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Disconnecting

SlashGear’s Philip Berne has a column on the site proposing his “anti-tech” New Year’s resolutions, an attempt to reduce the role of technology in his life. His resolutions include calling people instead of texting them, calling instead of sending a message on Facebook for friends’ birthdays, no more phone calls at the dinner table, seeing 2D versions of movies released in 3D, and, in his words, “use my gadgets to do things more than I do things on my gadgets,” which translates to using the gadgets as tools to accomplish what he needs to do.

Those are worthy goals, but I wonder how many of us can embrace all of them. Using myself as an example, I don’t text much, but I do use e-mail as a more convenient way of reaching people than calling, and I don’t think that’ll change; it saves too much time in my business, and helps me reach sources that can’t necessarily stop what they’re doing and talk when I need them to do so. But I SHOULD talk to friends and family more, and e-mail and texting are not real substitutes for the sound of one’s voice.


Birthdays? Depends on who it is. Closest family and friends? Yeah, gotta call, and if you’re close enough to send a gift, send a card, too, the old-fashioned way. But I know a lot of people to varying degrees, and I do like to acknowledge their happy day with a brief, friendly nod. Facebook’s ideal for that. Yes, it’s burdensome when you try to keep up with the avalanche of birthdays, but you don’t HAVE to acknowledge EVERY Facebook friend’s birthday. And it’s only impersonal if it’s replacing a tradition of calling or writing or visiting.

Calls at the dinner table were never permissible. I do get important calls at times when it’s inconvenient, but that’s why you excuse yourself and walk out of the restaurant or to another room where you won’t disturb someone. And if it’s not critically important — and it usually isn’t — that’s what voicemail’s for. There’s little more awkward than being at a meal and having someone at the table take a call and chat away while you sit there staring at your salad.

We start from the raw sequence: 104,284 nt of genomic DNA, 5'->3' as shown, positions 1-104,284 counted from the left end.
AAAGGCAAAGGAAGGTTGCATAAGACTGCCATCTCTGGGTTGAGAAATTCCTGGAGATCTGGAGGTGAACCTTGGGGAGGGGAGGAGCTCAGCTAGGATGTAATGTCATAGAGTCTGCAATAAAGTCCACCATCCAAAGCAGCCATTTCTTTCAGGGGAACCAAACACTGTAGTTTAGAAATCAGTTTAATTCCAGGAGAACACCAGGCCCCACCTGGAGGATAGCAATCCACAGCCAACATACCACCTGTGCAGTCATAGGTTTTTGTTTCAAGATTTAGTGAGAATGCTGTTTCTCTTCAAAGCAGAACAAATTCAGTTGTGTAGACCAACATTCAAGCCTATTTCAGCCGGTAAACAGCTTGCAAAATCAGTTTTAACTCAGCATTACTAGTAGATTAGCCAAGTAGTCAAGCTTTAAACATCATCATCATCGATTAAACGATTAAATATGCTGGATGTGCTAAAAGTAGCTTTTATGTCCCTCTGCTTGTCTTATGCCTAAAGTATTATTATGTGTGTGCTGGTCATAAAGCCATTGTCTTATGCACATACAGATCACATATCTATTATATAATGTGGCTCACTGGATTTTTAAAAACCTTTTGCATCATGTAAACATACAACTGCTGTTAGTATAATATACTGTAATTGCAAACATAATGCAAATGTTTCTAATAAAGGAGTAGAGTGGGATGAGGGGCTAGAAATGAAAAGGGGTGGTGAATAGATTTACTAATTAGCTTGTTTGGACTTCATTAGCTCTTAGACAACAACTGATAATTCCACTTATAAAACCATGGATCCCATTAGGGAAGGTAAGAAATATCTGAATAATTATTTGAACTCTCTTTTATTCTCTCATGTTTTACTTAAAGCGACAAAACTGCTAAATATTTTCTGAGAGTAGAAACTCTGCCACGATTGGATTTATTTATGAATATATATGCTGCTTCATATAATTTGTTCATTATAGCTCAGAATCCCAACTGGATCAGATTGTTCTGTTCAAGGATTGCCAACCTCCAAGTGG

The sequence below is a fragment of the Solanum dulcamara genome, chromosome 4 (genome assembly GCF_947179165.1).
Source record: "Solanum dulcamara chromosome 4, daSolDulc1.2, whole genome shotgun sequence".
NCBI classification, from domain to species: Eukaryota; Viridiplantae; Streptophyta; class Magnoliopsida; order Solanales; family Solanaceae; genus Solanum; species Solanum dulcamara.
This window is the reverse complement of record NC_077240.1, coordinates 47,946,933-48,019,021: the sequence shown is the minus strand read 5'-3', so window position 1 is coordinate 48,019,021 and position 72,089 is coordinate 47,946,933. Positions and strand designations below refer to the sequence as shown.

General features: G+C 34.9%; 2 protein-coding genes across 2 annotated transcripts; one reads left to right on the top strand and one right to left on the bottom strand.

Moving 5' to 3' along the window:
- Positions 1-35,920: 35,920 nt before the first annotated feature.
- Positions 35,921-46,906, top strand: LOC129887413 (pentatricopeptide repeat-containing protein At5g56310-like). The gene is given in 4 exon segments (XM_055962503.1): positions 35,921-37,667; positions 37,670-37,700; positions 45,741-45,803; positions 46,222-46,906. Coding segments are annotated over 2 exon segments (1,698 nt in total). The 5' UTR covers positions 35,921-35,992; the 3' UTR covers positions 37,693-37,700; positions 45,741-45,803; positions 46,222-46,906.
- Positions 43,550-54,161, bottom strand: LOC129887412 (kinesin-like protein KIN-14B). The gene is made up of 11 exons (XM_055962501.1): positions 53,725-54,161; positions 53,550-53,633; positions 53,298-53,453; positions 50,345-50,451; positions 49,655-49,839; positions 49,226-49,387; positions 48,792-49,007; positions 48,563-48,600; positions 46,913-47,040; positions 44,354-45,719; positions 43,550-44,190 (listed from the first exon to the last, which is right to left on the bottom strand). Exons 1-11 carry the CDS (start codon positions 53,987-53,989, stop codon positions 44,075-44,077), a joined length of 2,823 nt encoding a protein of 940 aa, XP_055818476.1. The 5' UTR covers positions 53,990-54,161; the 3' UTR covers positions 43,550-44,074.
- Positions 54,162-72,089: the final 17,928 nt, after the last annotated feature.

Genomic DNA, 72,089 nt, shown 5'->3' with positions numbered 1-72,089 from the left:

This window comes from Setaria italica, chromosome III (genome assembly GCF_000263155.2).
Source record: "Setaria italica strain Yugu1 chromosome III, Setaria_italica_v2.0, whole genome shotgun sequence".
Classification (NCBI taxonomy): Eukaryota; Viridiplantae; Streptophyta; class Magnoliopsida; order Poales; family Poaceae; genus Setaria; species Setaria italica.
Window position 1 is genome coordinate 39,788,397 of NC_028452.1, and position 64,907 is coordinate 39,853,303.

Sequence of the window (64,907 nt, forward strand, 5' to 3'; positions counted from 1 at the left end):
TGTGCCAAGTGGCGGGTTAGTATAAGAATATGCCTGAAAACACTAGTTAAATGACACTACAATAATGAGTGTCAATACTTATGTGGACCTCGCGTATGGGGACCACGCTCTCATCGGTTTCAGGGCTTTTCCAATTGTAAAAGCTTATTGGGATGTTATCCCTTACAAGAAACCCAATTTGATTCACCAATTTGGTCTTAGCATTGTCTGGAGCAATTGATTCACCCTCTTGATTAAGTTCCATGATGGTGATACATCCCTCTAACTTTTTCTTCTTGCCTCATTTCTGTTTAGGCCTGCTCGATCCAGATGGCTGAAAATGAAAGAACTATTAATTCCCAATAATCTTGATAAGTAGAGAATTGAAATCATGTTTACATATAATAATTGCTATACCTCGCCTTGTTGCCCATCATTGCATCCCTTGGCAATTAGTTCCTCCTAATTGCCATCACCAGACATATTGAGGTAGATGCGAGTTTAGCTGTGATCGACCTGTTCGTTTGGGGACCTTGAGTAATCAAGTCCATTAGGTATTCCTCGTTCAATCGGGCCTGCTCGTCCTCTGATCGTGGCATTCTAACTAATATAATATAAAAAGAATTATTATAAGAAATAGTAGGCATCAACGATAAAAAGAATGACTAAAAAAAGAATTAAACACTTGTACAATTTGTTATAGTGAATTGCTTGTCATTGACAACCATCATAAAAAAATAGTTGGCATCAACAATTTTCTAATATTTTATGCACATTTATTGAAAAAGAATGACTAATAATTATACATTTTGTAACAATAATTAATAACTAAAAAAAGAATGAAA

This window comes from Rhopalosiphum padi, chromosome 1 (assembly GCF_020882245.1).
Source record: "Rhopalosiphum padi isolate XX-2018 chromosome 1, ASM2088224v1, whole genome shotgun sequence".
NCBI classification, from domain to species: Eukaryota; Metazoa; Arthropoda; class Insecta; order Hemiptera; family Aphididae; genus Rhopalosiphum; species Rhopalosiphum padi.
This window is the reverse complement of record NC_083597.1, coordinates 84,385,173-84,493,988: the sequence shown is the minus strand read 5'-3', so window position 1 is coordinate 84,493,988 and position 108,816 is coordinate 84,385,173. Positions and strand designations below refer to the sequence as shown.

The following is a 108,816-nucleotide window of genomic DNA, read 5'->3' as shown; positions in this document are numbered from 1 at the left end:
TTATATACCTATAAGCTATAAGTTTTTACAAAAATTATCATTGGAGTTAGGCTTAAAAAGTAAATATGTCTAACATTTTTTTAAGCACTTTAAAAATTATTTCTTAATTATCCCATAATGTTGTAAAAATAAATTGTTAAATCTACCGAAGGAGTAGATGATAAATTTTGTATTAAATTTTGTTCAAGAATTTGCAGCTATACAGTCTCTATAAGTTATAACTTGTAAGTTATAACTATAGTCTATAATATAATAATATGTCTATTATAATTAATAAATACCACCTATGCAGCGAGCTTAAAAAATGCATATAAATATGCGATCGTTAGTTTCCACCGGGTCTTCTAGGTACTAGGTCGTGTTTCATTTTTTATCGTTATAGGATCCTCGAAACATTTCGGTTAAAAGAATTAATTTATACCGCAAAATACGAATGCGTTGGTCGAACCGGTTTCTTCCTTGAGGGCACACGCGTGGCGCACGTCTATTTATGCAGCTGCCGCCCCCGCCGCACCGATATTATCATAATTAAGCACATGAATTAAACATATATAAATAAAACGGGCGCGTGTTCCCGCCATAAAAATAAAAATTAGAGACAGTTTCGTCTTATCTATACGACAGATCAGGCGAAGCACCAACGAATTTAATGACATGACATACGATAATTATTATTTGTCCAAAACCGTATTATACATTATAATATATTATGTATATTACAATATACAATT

2D instead of 3D? I’ll go one further: If it’s released in 3D, don’t go see it. Wait until it hits HBO. At least, that’s my preference, because a) I don’t like 3D, b) I don’t care for most of the movies released in 3D, and c) I’m cheap.

And using gadgets as tools, well, I already do that. The economy broke me of the idea of buying gadgets because they’re cool. Anything I get has to have a specific use that I NEED to accomplish. That’s why I didn’t rush out to get an Apple TV (or Roku, or Boxee, or Google-Logitech thing); I already spend too much on TV with fewer hours than ever to watch it. I’m still using a first generation iPod Touch and an overheating brick of a Windows Mobile phone because they still do what I need them to do, although the phone’s probably gonna have to go in the next month or two. iPad? Yeah, well, that’ll have to wait; I COULD use it when I cover conventions, but my laptop does that already.

I don’t think that technology is in and of itself a bad thing, but I can understand the impulse to disconnect once in a while. If I were to do an anti-tech resolution, it would be to find more time to walk away from the computer, from the TV, from the phone and iPod and anything else and just decompress. That’s hard when your jobs involve the Internet — maybe impossible at this stage — but it would be nice to just get off the grid for even a few hours at a time. I can dream, anyway.

Do you think you need to cut back on tech? How would you do it? Say it in the comments….
HT: Washington Post

Image: public domain

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Comments

  1. Ryan says:

    Well, coming from a guy who’s typing this comment at 6:44 am, after being on the internet since 11:00pm, Yes. I need to disconnect a bit.